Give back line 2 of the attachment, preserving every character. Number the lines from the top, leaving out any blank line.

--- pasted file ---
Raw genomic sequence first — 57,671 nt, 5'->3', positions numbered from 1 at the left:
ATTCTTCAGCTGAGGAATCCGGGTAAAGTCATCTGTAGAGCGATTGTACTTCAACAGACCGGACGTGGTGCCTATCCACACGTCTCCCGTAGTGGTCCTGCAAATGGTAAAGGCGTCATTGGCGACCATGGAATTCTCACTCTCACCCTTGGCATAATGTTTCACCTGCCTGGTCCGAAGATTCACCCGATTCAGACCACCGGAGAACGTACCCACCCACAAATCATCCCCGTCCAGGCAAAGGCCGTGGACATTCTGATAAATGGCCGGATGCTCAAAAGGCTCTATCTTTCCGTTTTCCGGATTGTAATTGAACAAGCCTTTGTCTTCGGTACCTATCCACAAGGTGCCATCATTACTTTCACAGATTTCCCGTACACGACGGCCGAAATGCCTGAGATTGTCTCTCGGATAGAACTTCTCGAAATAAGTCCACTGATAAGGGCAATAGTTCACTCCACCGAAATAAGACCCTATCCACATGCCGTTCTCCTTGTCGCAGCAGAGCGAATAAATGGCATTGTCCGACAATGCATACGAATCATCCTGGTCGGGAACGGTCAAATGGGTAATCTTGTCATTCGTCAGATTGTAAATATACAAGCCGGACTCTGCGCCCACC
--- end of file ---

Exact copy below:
ATTCTTCAGCTGAGGAATCCGGGTAAAGTCATCTGTAGAGCGATTGTACTTCAACAGACCGGACGTGGTGCCTATCCACACGTCTCCCGTAGTGGTCCTGCAAATGGTAAAGGCGTCATTGGCGACCATGGAATTCTCACTCTCACCCTTGGCATAATGTTTCACCTGCCTGGTCCGAAGATTCACCCGATTCAGACCACCGGAGAACGTACCCACCCACAAATCATCCCCGTCCAGGCAAAGGCCGTGGACATTCTGATAAATGGCCGGATGCTCAAAAGGCTCTATCTTTCCGTTTTCCGGATTGTAATTGAACAAGCCTTTGTCTTCGGTACCTATCCACAAGGTGCCATCATTACTTTCACAGATTTCCCGTACACGACGGCCGAAATGCCTGAGATTGTCTCTCGGATAGAACTTCTCGAAATAAGTCCACTGATAAGGGCAATAGTTCACTCCACCGAAATAAGACCCTATCCACATGCCGTTCTCCTTGTCGCAGCAGAGCGAATAAATGGCATTGTCCGACAATGCATACGAATCATCCTGGTCGGGAACGGTCAAATGGGTAATCTTGTCATTCGTCAGATTGTAAATATACAAGCCGGACTCTGCGCCCACC